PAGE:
George Mason University
An Analysis of eBay
eBay has changed the landscape of micro auction from consumers to consumers. It is the fastest growing C2C auction site with more than 90 percent market share. The success factors for eBay are – flexibility and ease with which consumers can transact with each other, very efficient and least cost transaction mechanisms, and finally reliability of payment systems. Consumers consider eBay as the largest electronic garage sale where millions of buyers see the products of sellers. Performance indicators of 2002 of eBay that were discussed thorough out the paper, clearly indicate that a revenue of $14.87 billion ($470 per second), 12 million listed items over 18,000 categories, in four countries, is highly impressive.
Revenue model of eBay is beneficial to both sellers and users as the sellers pay a minimal fee to list their products and when they are sold a transaction fee is collected. This satisfies sellers as they don’t mind to pay 5 to 10 percent of sales revenue to eBay. Buyers are happy as a third party keeps track of payment systems and delivery schedules and funds from buyers are released only after delivery takes place. This is a win win situation for both buyers and sellers. Most importantly eBay’s model facilitates micro transaction which consumers highly appreciate.
From eBay’s point of view, it was a successful model as they don’t have to bear any inventory costs, which was the cause of down fall of many B2C businesses. Those who succeeded are not making much money like Amazon.com as they still have to bear inventory costs, in spite of their efficient inventory management controls in the value chain systems.
Based on these observation we conclude that eBay will have a great success
in the years to come. Particularly after the acquisition of half.com there is
no credible competition for eBay. We believe that eBay should use these factors
to their advantage and not become a “fat cat”, i.e. get lazy and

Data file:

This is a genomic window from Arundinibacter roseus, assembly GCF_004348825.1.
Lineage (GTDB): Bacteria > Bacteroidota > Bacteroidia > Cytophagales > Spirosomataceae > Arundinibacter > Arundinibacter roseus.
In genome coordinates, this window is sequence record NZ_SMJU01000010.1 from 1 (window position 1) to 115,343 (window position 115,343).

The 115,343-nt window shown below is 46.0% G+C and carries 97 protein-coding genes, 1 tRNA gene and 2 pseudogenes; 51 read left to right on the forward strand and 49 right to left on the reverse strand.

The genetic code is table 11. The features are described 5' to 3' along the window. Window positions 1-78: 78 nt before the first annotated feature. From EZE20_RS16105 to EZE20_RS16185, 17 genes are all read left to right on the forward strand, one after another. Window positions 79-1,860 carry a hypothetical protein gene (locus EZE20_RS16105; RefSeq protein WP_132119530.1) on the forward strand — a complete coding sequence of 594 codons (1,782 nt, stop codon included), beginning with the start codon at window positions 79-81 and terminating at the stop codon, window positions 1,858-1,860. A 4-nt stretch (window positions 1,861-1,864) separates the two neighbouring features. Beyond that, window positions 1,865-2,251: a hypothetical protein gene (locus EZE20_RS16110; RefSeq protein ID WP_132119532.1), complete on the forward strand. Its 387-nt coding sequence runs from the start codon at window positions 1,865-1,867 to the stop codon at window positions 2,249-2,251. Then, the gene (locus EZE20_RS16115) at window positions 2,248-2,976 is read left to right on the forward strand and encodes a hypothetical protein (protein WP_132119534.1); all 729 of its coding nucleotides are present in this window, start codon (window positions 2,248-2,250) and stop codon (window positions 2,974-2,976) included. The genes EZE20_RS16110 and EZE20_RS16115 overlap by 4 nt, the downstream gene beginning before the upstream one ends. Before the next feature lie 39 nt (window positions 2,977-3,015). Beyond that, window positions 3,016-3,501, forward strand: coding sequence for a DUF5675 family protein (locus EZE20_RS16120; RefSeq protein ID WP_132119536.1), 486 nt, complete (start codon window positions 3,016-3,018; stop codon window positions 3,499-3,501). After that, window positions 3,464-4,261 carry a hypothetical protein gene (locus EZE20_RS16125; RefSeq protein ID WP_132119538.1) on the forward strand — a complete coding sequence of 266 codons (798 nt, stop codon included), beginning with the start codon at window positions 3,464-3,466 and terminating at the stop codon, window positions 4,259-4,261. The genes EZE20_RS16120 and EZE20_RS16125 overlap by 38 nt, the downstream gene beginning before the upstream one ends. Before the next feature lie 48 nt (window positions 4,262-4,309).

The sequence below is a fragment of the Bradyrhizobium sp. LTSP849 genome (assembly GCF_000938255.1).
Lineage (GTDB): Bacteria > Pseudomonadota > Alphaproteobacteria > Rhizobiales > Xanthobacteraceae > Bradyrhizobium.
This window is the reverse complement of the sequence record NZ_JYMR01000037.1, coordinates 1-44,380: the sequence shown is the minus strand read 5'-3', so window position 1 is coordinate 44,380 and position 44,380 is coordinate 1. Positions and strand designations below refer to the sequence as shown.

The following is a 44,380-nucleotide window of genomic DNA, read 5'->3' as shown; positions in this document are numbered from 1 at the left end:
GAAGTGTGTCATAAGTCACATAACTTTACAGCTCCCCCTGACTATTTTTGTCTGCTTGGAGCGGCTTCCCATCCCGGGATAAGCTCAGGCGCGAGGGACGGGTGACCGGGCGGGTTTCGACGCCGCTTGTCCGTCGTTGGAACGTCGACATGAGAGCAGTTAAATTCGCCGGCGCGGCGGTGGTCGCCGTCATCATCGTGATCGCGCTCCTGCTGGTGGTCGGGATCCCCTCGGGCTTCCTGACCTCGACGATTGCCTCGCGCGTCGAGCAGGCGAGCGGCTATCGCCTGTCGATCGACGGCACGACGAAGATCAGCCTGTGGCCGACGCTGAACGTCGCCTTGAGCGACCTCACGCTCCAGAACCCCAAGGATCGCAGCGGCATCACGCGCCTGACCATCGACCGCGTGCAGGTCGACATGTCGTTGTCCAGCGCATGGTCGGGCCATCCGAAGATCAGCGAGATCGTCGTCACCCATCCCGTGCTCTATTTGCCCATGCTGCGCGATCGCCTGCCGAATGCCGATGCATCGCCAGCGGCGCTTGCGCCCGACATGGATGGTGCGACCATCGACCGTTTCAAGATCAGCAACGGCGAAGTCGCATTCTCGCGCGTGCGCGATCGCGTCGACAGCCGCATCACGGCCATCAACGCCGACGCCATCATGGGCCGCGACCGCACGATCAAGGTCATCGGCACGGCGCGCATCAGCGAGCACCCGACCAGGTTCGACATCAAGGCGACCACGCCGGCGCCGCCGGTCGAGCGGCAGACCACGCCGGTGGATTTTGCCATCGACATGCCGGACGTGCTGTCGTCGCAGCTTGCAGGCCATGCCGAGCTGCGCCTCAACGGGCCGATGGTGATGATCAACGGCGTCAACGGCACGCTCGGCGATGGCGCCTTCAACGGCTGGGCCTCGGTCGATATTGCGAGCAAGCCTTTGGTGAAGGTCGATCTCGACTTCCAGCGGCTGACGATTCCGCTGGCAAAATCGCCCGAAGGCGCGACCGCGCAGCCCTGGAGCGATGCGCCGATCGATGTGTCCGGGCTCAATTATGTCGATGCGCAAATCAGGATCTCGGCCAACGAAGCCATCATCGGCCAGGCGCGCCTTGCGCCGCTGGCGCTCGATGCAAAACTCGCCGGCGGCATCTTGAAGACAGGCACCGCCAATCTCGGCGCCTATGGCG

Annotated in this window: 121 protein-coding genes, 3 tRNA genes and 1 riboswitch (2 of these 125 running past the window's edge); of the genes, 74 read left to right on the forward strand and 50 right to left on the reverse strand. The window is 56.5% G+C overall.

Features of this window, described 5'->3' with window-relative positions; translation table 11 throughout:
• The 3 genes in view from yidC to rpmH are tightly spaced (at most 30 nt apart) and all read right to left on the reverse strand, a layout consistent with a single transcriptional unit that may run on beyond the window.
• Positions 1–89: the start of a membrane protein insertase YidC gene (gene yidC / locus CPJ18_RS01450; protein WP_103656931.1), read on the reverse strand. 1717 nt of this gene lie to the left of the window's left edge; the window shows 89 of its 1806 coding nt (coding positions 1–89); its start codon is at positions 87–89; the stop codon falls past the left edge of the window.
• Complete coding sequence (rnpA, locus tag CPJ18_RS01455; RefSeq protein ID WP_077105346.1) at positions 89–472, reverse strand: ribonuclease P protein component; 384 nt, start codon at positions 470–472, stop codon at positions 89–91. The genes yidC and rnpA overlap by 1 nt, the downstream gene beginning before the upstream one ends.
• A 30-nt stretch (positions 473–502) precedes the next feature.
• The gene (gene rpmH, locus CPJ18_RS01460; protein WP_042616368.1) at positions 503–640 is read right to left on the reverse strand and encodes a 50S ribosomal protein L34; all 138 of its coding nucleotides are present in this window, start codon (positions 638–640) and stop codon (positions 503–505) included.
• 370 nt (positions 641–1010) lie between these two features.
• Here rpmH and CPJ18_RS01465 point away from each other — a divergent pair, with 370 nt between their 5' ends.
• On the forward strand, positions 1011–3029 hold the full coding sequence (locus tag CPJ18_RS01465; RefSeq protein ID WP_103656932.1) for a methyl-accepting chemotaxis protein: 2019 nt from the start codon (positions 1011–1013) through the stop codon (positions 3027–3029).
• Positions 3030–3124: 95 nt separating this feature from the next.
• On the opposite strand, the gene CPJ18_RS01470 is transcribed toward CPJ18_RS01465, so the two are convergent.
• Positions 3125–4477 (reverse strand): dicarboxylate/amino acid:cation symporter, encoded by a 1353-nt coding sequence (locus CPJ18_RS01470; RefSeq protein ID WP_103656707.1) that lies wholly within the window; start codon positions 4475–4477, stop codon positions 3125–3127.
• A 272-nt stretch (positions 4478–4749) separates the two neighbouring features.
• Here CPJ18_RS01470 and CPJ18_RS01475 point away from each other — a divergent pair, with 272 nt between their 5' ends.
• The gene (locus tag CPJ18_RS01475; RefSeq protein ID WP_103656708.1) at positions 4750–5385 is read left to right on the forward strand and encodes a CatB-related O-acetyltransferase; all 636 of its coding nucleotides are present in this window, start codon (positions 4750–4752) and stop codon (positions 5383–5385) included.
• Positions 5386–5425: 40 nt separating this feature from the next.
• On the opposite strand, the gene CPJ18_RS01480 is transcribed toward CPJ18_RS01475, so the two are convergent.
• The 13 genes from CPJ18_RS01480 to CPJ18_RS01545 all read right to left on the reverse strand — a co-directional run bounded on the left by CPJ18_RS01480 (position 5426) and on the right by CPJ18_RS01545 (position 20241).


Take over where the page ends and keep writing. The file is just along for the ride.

not plan ahead to be on the cutting edge competition which IBM missed when PC
market was emerging. We raise two concerns about the future of eBay.
1. On the downside, the ongoing trail against eBay by T.G. Woolston may create some problems for eBay if federal court rules that eBay violated the intellectual property rights of the patent of Mr. Woolston. An out of court settlement may be likely but if it costs too much to eBay, either one time or on an ongoing basis, it might take away the margins of eBay’s users which might lead other companies to find new cost effective technical solutions.
2. The security systems are not still 100 percent tramper proof. Our group has demonstrated spoofing is still a problem, by sending an email from one of our student accounts to our group account, requesting information for PayPal by mimicking as if the email originated from PayPal. If we could do it so easily, one could imagine that it would cast doubt about the integrity of security systems of eBay. If these problems are not sorted out trust of eBay would be eroded. We recommend that besides sorting out problems after consumers are cheated (by putting in place a listing of buyers and sellers who have been robbed of) it is better to avoid a problem as much as possible by closing the loop wholes in credit card/payment systems to the best of their abilities (as there is no full proof mechanism on the internet as given sufficient resources most of the systems could be hacked) without jacking up the costs too much.